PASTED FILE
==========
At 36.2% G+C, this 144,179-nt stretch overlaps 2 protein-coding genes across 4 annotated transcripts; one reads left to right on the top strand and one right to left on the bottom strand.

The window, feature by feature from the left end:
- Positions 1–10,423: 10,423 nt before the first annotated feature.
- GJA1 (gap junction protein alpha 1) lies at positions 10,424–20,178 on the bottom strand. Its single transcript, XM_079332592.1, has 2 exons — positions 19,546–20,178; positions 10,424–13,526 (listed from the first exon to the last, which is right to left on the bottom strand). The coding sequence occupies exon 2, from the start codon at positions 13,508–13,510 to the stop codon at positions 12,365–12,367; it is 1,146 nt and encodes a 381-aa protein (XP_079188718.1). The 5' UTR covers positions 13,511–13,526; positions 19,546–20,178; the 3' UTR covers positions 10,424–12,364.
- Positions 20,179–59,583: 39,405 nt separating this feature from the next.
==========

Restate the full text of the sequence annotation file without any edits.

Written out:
At 36.2% G+C, this 144,179-nt stretch overlaps 2 protein-coding genes across 4 annotated transcripts; one reads left to right on the top strand and one right to left on the bottom strand.

The window, feature by feature from the left end:
- Positions 1–10,423: 10,423 nt before the first annotated feature.
- GJA1 (gap junction protein alpha 1) lies at positions 10,424–20,178 on the bottom strand. Its single transcript, XM_079332592.1, has 2 exons — positions 19,546–20,178; positions 10,424–13,526 (listed from the first exon to the last, which is right to left on the bottom strand). The coding sequence occupies exon 2, from the start codon at positions 13,508–13,510 to the stop codon at positions 12,365–12,367; it is 1,146 nt and encodes a 381-aa protein (XP_079188718.1). The 5' UTR covers positions 13,511–13,526; positions 19,546–20,178; the 3' UTR covers positions 10,424–12,364.
- Positions 20,179–59,583: 39,405 nt separating this feature from the next.